Aesthetics and Form in Victorian Art, Literature, and Culture
Abstr. due: 01.06.2017
Dates: 28.10.17 — 28.10.17
Organizing comittee e-mail: email@example.com
Organizers: The Loyola University Chicago Victorian Society (LUCVS)
“It is not enough that it has the Form, if it have not also the power and life. It is not enough that it has the Power, if it have not the form. We must therefore inquire into each of these characters successively; and determine first, what is the Mental Expression, and secondly, what the Material Form.” John Ruskin, The Nature of Gothic IV.183.
From A.W.N. Pugin to William Morris, the Victorians were profoundly influenced by a shared aesthetic belief in the reciprocal relationship between the work of art and the society that produces it. If thinkers like Ruskin interpreted the work of art as a means of understanding society, how did the form of the work of art influence the nature and content of that work, and by extension society itself? How did Victorian artists, authors, and critics engage with questions of interpretation, as well as the nature and function of the work of art? What is the relationship between genre, form, and content in the 19th century? How did ideas of form change with the development of new forms and new kinds of media, as well as Victorian reinterpretations of older ones? Finally, how do our own understandings of and theorizations about the nature of the work of art and of interpretation affect our readings of Victorian art, media, and culture?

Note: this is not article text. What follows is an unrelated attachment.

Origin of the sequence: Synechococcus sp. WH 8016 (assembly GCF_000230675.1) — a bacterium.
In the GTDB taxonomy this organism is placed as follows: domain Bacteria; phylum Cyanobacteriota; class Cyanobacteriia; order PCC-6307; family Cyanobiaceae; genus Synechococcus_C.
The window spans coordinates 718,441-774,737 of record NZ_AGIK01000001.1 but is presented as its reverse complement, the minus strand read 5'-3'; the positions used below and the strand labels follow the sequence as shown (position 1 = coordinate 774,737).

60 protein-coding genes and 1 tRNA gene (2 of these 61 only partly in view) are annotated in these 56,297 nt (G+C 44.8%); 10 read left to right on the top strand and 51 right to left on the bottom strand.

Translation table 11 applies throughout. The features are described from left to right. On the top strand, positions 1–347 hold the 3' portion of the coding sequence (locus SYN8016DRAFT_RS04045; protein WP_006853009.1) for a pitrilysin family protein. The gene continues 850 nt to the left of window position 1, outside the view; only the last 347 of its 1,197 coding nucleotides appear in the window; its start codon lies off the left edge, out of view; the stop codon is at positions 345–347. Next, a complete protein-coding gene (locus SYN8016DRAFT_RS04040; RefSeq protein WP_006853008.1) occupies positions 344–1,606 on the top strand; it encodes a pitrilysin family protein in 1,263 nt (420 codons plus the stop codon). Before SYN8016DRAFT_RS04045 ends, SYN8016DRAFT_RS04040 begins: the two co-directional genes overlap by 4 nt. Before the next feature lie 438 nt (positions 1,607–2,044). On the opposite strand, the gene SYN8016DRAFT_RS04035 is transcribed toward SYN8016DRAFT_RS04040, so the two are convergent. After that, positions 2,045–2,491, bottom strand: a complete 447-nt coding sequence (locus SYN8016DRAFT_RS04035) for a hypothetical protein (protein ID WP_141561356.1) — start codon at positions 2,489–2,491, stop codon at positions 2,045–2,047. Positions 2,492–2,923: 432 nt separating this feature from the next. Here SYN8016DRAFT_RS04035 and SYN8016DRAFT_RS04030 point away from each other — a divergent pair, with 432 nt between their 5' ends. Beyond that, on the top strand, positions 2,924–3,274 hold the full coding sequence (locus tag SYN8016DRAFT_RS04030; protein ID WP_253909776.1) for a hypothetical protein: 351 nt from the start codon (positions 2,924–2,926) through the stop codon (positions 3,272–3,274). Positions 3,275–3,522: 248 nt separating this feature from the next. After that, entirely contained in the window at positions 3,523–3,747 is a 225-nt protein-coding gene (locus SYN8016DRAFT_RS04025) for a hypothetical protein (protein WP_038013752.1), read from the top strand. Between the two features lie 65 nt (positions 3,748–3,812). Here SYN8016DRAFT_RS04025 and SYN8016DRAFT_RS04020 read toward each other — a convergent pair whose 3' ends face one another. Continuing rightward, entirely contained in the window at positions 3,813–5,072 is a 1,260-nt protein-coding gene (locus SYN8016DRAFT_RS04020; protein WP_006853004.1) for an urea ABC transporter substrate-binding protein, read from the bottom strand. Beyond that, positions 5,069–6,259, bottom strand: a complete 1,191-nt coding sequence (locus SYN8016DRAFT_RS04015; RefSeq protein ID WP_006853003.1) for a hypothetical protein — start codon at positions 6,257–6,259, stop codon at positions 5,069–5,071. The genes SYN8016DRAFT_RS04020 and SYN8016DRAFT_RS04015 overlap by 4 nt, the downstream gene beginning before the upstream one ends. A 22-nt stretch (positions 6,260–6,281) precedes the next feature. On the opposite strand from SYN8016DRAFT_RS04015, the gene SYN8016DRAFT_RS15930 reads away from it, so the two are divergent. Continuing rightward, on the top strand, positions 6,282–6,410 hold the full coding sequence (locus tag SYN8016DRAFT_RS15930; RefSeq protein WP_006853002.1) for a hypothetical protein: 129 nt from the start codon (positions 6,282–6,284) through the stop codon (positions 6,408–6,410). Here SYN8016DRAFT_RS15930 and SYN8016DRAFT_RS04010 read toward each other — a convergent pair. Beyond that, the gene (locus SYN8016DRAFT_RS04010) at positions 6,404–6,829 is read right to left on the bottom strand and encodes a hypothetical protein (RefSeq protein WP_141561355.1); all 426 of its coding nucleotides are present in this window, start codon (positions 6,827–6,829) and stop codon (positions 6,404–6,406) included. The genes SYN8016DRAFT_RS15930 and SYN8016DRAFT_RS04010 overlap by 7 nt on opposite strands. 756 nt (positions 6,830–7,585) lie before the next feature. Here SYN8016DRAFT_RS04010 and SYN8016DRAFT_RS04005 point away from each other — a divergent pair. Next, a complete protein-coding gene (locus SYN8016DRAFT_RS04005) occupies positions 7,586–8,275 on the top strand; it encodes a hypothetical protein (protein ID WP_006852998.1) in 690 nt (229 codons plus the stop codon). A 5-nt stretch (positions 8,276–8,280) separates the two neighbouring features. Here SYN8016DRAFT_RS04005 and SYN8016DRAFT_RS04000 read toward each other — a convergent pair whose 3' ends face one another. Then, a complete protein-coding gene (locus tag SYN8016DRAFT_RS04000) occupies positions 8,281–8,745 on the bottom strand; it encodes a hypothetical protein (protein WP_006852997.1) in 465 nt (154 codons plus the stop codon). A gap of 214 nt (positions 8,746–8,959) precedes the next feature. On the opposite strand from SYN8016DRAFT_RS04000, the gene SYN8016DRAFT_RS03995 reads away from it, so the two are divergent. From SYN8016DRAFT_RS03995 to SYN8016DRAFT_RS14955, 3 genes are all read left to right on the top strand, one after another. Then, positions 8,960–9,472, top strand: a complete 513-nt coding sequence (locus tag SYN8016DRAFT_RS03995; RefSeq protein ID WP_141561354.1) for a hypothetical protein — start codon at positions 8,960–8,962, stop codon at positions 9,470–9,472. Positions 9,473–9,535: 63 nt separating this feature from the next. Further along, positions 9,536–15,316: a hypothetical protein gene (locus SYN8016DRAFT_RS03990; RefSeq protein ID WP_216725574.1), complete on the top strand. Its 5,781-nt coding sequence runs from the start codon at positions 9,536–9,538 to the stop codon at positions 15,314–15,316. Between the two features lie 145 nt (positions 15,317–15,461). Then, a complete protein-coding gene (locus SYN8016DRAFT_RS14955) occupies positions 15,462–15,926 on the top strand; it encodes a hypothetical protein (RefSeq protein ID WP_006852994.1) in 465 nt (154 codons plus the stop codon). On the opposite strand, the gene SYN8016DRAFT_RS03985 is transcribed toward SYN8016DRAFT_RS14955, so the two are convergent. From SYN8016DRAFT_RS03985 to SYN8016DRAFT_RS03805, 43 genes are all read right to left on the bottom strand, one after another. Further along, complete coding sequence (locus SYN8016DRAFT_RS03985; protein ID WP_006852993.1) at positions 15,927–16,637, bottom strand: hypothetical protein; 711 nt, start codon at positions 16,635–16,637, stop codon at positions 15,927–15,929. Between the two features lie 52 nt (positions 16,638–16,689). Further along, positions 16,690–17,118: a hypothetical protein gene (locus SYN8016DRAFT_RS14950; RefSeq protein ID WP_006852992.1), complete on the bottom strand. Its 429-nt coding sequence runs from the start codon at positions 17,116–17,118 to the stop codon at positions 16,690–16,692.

The Loyola University Chicago Victorian Society solicits paper proposals addressing these questions. We welcome the research of professors, academics, independent scholars, and graduate students. Possible CFP categories include, but are not limited to the following: Nineteenth century, Gothic and the Neo-Gothic, Realism, Aestheticism and the fin-de-siècle, Periodicals, Journalism, Ephemera, Aesthetics, Textual Studies, Queer theory, Women and Gender Studies, Art History, Marxist theory, Narrative theory, Post-colonialism, Religious studies, Theology.